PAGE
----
I used to want to be the #1 person in my husband’s life.
On occasion, I’d get jealous of his close family ties. Or I’d feel neglected when he’d travel for work.
When life got busy with children, I often felt that I did not have enough attention and would wilt from the lack of it.
Now, I know that expecting our needs to be met by others is the result of arrested emotional development in childhood, when we couldn’t meet our needs and relied on caregivers to do so.
We perpetuate this parent-child dynamic with our partners, which is not conducive to healthy relationships.
Today, I know that no one knows my needs better than me, and as long as I’m outsourcing that responsibility as an adult, I’ll be perpetually undernourished.
When I insist on being #1 in my partner’s life, I am refusing to take responsibility.
Responsibility for being #1 in my own life.
And that, I found, was what brought me to depression, depletion, and loss of joy for life.
As women, we systematically put other people before ourselves.
We sacrifice and shape-shift for love. We do it voluntarily and with great enthusiasm.
We betray ourselves when we give our life away to others.
It’s not normal. It’s not healthy. It’s not natural.
What’s natural is to value our own life, to want to take care of ourselves, and to put our well-being first.
We are waking up to the fact that the way we’ve been doing relationships is dysfunctional. It’s time to start clearing inherited survival mechanisms and ancestral trauma.
We are here to thrive, not just survive.
Healthy, conscious relationships are among the greatest gifts in life. And a balanced and nourishing relationship with ourselves is a prerequisite for the success of all other relationships.
Selfishness is not a bad word, despite what we have been taught.
It means we are worthy of our own attention and care. It also means we will do what brings us vitality, gets our juices flowing, and makes us excited to be alive.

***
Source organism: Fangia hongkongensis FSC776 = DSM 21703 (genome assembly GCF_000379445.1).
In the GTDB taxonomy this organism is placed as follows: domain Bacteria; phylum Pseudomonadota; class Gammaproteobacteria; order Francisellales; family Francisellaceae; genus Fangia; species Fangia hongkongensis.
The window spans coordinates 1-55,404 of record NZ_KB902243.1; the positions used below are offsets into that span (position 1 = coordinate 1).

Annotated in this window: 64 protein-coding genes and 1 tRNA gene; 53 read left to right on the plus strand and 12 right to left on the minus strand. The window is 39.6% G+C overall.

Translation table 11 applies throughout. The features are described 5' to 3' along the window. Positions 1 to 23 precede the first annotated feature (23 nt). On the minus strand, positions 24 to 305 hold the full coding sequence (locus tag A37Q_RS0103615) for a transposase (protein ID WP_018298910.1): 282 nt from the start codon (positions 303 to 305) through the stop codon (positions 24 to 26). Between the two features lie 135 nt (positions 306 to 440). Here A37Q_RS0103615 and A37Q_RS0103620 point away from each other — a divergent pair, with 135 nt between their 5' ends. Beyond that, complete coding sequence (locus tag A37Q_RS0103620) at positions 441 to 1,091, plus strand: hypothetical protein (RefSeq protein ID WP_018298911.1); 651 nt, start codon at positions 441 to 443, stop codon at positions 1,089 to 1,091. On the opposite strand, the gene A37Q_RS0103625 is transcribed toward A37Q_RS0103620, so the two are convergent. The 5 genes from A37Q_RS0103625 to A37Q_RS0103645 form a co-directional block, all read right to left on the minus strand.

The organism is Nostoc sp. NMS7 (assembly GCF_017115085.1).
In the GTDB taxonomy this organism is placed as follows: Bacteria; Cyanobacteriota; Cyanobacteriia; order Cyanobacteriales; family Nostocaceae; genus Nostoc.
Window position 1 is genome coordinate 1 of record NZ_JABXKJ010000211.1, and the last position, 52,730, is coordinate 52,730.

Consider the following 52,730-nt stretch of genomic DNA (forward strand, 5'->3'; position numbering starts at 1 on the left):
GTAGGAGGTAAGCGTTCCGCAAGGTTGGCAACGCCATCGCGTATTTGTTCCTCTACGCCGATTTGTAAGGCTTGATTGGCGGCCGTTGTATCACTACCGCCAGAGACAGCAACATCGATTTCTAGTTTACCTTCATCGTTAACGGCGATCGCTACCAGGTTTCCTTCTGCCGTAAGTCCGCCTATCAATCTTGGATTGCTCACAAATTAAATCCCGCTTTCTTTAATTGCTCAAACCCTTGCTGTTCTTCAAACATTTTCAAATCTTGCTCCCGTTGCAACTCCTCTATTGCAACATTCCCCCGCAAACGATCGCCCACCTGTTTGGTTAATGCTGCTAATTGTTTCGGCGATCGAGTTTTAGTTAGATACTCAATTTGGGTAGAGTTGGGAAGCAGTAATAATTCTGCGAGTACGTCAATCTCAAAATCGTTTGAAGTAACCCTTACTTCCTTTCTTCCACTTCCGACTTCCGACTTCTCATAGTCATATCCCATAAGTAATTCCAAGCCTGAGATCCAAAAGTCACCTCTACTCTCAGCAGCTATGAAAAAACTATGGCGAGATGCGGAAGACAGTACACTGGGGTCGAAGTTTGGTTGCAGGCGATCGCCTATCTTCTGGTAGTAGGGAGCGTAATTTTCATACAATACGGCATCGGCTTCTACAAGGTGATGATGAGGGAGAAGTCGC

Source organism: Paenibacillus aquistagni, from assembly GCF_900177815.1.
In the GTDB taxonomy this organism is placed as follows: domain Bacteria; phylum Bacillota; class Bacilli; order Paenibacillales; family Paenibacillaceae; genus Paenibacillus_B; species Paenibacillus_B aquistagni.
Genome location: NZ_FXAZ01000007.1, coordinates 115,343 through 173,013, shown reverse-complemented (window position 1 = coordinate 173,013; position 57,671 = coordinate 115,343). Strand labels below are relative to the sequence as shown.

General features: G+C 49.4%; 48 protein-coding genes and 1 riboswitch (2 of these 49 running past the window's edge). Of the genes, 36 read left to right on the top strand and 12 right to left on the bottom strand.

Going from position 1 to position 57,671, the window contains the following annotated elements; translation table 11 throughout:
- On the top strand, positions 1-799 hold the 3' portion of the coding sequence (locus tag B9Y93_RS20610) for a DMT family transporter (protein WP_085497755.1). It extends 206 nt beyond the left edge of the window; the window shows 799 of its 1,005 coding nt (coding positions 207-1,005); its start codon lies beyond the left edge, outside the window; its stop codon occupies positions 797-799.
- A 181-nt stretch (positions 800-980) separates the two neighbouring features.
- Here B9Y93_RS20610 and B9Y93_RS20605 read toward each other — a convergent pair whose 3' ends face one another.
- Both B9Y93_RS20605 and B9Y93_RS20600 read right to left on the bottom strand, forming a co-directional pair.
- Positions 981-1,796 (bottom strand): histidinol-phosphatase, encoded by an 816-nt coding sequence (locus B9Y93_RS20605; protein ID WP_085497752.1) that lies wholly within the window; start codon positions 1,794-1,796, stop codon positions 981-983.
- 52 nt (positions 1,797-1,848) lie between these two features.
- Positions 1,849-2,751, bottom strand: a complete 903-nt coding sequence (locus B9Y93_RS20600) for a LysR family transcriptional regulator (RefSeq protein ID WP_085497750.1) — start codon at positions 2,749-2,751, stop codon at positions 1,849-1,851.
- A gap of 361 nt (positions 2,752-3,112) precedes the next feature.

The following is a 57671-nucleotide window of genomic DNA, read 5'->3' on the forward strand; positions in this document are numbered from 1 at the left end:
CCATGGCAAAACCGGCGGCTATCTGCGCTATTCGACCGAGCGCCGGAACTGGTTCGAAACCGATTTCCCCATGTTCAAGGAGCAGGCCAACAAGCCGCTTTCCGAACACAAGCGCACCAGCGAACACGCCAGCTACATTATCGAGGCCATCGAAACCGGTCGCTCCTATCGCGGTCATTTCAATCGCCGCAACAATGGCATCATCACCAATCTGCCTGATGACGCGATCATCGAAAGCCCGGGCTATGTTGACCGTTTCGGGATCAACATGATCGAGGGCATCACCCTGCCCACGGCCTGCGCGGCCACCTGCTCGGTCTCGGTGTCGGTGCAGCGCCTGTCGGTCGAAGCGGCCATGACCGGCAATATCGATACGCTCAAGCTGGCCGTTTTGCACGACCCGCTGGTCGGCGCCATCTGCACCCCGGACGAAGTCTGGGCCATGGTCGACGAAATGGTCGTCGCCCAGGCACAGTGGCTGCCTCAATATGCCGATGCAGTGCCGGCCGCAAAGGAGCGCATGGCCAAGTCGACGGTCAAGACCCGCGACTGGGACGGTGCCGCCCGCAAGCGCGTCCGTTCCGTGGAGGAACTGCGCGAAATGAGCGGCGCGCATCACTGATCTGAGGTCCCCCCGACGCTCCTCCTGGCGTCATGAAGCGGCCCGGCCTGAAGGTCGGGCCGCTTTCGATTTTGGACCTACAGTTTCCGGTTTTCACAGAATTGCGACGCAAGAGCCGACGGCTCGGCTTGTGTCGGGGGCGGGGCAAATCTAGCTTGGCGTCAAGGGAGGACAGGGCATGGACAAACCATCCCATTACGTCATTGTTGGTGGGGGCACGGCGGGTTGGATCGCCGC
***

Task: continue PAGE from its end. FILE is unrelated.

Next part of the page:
Putting yourself first is also the best gift you can give your loved ones.
By putting myself first, I give from an overflow. I make sure my own cup is so full that love moves freely within me, and spills out on everyone who comes into my life.
Then, I can stay aligned with my truth, without fearing the withdrawal of affection from the other.
Old Paradigm = unworthiness, fear, survival
Here, relationships become places of self-abandonment for women. Places where we often lose our voice, our identity, and our sense of self.
Here, women tolerate abuse for (illusory) safety. We focus only on being in a relationship for its own sake. And the longevity of it is all that matters.
New Paradigm = connection, safety, freedom
Here, we want more from our relationships.
This also means that we must learn to show up in new ways. De-condition from inherited limiting beliefs. Address and heal our fears and anxieties. Communicate our values and ask for help.
The love of your life is you.
(These words can sound hollow, I know. Becoming your own #1 is a process. Safe to Be Me will get you there, from wanting to believe it on a head level to embodying your own worthiness on a nervous system-level. Only 12 places available, starts September 22nd. Learn more here.)
The same goes for our partners. When we become #1 in their life, then they cannot be #1 in their own life and will outsource their needs to us.
When we know how to fill our own cup, we free the other from that responsibility.
Then, even when something goes wrong in the relationship, we will still be alright in ourselves.
Still full, still safe, still here—with our love intact.
If we want healthy relationships that make us feel valued, we must first remember who we are: sovereign, free, separate, worthy, whole.
When we value ourselves and our own lives, it sets the tone for everyone else.
You first, them second.
P.S. It takes courage to transcend our conditioning. But consider the alternative:
When our boundaries are not clear and we do not put ourselves first, we start exaggerating or shrinking our requests, trying to manipulate an outcome.
When our cup is empty, yet we continue to give, we start betraying ourselves, which leads to resenting others. We become a martyr, acting from attachment and fear, rather than love.
Fear versus love. One keeps you small to survive, and the other allows you to blossom and thrive. Which will you choose?
Safe to Be Me may be my group coaching program, but really it’s a laboratory for your growth. In six months, you can go from begging for love to overflowing with love, having learned all the tools you need to show up in the world like a grown-up: already worthy, already complete, already fully nourished. From that place, everything changes.